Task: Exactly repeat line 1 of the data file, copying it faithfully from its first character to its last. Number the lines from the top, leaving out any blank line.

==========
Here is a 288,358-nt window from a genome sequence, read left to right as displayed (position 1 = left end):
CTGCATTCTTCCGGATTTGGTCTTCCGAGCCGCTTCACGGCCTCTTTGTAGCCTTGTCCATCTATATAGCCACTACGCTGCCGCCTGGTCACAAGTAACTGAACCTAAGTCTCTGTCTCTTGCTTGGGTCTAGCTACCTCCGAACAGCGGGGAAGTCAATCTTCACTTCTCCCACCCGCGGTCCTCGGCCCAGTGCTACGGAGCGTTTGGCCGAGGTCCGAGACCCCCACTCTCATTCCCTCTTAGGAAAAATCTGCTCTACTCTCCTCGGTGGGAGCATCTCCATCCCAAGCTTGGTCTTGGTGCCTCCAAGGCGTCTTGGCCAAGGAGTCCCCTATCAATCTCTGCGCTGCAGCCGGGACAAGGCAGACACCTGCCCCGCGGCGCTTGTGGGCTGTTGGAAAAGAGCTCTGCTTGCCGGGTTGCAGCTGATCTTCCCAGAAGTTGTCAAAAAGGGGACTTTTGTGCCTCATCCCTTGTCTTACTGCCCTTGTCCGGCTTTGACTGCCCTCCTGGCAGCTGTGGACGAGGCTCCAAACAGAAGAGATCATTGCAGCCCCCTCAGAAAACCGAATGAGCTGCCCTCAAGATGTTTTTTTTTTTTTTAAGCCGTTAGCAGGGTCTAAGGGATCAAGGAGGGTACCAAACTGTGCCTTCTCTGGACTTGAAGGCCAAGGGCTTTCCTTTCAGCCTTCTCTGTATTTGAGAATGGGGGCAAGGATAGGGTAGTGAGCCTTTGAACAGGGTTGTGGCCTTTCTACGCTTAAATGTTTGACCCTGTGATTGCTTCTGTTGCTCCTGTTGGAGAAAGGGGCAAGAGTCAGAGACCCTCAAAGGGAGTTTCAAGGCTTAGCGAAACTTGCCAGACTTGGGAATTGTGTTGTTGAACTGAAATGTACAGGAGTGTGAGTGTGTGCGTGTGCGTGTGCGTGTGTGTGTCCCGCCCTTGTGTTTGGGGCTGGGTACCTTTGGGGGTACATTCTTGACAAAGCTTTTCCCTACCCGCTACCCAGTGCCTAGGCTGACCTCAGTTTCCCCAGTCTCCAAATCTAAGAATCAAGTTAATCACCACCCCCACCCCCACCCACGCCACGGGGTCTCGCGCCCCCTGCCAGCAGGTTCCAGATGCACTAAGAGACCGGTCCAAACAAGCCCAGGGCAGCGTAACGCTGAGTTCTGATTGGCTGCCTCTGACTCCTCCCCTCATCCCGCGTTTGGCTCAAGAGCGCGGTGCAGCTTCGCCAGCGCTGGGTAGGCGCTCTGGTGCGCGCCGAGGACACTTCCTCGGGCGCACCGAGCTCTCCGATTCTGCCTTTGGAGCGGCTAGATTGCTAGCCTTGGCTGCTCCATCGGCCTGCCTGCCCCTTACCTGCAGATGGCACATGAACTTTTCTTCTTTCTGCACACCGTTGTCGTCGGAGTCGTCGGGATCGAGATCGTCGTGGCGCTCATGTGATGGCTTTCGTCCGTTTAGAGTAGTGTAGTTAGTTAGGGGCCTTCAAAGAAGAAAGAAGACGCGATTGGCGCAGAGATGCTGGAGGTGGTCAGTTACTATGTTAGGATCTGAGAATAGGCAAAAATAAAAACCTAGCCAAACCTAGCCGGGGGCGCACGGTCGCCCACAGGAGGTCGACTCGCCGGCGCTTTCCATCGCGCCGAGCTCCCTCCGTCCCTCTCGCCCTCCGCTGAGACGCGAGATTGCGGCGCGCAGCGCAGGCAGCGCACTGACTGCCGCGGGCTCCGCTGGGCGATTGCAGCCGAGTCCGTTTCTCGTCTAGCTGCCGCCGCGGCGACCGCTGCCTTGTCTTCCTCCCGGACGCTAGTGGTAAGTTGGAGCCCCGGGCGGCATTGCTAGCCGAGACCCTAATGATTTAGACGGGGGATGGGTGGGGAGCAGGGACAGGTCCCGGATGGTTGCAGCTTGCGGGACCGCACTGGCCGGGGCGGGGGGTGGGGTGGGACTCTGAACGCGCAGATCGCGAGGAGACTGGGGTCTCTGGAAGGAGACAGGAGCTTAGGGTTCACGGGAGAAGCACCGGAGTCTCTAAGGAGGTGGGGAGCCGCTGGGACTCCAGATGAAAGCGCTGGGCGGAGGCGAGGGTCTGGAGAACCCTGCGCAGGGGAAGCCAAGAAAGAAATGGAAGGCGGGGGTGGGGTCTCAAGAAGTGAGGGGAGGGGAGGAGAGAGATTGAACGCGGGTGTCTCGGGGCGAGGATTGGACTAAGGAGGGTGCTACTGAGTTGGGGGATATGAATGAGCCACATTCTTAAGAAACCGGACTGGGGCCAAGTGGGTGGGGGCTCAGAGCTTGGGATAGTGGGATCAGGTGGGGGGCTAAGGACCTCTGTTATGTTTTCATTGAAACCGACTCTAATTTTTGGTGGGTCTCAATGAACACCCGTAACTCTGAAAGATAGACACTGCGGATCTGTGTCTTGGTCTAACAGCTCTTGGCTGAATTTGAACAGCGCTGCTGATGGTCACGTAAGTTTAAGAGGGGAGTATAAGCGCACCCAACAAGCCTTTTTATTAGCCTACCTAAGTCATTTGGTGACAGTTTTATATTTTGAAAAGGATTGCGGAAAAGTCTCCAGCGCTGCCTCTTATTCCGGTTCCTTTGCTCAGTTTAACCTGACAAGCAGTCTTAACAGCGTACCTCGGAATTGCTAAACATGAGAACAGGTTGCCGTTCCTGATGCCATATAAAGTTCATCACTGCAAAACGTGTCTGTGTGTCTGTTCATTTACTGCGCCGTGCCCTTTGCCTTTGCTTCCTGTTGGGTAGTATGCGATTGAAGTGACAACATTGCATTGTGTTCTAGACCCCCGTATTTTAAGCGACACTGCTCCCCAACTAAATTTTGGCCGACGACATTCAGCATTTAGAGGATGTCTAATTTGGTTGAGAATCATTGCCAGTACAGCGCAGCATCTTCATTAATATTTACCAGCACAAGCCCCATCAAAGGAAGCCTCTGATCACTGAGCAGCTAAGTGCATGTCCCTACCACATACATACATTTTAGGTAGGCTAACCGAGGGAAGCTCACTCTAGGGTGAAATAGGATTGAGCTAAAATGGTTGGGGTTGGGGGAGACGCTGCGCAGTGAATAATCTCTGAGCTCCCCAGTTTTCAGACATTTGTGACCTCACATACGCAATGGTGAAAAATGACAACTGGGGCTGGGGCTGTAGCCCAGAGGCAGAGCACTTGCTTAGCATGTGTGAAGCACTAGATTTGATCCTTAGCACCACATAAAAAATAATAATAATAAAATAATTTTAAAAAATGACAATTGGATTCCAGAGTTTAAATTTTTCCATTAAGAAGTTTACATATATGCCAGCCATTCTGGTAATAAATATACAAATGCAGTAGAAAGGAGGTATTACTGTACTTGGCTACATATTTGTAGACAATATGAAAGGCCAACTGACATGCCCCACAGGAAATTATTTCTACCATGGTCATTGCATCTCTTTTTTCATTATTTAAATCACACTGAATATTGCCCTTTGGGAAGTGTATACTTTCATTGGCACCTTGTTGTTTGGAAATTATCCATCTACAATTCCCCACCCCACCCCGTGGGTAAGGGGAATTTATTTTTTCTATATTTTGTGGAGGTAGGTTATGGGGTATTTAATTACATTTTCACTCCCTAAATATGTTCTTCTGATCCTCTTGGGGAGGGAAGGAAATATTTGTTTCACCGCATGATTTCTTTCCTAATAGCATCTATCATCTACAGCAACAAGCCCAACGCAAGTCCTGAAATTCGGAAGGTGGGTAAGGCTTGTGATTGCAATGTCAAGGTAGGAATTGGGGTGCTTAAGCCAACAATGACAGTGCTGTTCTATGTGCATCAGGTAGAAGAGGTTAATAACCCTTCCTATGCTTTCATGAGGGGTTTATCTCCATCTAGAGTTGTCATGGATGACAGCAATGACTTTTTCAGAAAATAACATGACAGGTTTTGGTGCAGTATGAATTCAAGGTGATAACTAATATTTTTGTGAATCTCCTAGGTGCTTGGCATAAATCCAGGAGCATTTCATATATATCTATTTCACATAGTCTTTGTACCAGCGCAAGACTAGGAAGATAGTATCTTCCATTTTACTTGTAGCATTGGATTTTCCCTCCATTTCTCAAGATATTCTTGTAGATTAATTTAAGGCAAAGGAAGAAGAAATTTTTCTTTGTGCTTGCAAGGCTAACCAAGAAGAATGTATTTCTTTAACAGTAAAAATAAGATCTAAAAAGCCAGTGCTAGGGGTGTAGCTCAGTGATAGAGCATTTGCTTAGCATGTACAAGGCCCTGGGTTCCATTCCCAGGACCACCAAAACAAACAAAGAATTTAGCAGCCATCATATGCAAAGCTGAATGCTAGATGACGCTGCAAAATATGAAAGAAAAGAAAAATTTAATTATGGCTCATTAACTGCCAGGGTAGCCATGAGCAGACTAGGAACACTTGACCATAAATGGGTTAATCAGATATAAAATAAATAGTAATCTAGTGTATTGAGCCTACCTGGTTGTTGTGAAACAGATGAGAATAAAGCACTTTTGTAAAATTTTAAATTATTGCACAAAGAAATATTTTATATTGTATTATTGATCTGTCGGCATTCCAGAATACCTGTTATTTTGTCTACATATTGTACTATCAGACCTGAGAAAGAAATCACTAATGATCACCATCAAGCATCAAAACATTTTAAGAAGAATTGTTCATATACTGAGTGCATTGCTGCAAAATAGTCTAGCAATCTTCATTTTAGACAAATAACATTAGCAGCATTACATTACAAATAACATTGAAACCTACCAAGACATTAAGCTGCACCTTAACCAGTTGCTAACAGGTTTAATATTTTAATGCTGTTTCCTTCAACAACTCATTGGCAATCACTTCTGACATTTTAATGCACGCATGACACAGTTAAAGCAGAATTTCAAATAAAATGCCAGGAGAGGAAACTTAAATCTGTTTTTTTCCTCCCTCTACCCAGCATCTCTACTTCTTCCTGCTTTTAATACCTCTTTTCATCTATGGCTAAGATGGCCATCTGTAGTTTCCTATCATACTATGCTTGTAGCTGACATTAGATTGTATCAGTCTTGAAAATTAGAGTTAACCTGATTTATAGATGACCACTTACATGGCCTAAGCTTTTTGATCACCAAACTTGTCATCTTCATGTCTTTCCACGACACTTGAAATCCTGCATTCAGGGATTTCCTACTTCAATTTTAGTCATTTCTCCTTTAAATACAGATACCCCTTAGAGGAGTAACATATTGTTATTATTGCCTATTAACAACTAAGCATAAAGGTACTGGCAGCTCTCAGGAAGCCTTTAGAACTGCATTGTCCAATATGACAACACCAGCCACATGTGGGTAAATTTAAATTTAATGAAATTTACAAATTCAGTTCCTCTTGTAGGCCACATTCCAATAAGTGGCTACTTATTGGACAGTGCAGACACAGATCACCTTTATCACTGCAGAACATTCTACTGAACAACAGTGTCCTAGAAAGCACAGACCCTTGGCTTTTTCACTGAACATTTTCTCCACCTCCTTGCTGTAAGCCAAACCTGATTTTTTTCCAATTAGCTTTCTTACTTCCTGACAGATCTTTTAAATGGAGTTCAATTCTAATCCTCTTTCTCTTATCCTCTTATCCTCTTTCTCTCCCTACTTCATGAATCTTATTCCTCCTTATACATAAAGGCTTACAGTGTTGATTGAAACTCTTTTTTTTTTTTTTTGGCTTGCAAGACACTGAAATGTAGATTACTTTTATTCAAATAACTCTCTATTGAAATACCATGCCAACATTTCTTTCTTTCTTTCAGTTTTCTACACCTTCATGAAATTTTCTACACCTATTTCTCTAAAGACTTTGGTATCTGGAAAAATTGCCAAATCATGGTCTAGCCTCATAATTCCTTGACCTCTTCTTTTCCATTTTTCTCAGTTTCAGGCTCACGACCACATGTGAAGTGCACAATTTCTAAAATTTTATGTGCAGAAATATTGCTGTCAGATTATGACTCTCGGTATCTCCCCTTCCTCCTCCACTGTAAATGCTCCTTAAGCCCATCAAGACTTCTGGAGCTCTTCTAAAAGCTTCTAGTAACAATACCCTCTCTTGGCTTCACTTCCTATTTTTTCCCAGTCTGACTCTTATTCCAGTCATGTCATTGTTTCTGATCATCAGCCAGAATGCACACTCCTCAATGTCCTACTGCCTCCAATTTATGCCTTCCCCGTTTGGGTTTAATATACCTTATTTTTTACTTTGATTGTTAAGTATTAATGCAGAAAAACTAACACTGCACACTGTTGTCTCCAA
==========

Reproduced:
Here is a 288,358-nt window from a genome sequence, read left to right as displayed (position 1 = left end):